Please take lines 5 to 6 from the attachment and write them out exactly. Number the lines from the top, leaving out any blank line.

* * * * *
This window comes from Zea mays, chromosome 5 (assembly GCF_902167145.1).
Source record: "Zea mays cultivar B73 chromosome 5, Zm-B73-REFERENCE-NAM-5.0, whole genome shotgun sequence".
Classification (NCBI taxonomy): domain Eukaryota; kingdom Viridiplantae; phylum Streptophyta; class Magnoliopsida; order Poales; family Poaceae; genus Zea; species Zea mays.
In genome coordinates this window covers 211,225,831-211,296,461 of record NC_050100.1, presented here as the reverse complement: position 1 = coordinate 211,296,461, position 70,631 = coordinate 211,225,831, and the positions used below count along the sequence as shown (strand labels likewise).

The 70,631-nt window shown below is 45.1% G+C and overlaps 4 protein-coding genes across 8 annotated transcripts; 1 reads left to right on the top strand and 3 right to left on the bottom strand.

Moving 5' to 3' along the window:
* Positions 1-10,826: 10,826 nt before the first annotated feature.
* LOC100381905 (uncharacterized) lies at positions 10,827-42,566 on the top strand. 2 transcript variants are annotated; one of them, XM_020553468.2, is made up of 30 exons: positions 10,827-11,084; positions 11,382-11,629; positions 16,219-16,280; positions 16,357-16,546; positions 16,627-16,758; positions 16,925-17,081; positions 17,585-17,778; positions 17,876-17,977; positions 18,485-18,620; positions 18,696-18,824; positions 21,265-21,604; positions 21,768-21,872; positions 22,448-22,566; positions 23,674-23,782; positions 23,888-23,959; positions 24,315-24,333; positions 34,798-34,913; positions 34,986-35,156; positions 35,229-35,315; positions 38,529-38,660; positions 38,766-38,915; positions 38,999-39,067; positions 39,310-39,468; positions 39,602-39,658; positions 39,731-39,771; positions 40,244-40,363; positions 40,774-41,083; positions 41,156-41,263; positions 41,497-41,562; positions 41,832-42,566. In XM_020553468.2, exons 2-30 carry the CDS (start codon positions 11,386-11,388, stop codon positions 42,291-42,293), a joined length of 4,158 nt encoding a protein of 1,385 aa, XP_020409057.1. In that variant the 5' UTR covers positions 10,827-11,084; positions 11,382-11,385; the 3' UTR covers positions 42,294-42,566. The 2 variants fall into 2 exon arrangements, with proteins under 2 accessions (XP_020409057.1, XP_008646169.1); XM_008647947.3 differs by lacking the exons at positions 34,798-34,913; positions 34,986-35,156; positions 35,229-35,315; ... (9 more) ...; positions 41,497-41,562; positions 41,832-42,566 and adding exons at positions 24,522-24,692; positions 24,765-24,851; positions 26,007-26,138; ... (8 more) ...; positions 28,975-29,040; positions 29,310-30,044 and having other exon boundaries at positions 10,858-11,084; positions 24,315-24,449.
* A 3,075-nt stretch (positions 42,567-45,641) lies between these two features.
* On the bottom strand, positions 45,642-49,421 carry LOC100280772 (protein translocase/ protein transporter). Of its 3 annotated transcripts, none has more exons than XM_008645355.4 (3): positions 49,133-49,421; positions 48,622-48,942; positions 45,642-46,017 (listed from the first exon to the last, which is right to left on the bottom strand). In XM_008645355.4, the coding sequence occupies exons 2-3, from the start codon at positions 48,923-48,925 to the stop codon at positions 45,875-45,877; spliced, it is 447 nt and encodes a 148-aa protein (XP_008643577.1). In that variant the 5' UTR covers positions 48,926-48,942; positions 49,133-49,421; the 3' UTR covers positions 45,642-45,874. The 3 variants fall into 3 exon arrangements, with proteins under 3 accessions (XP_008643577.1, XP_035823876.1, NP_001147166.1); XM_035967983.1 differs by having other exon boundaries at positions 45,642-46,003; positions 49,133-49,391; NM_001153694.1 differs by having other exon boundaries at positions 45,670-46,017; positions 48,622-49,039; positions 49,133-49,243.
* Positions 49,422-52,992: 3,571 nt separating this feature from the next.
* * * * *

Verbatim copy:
The 70,631-nt window shown below is 45.1% G+C and overlaps 4 protein-coding genes across 8 annotated transcripts; 1 reads left to right on the top strand and 3 right to left on the bottom strand.

Moving 5' to 3' along the window: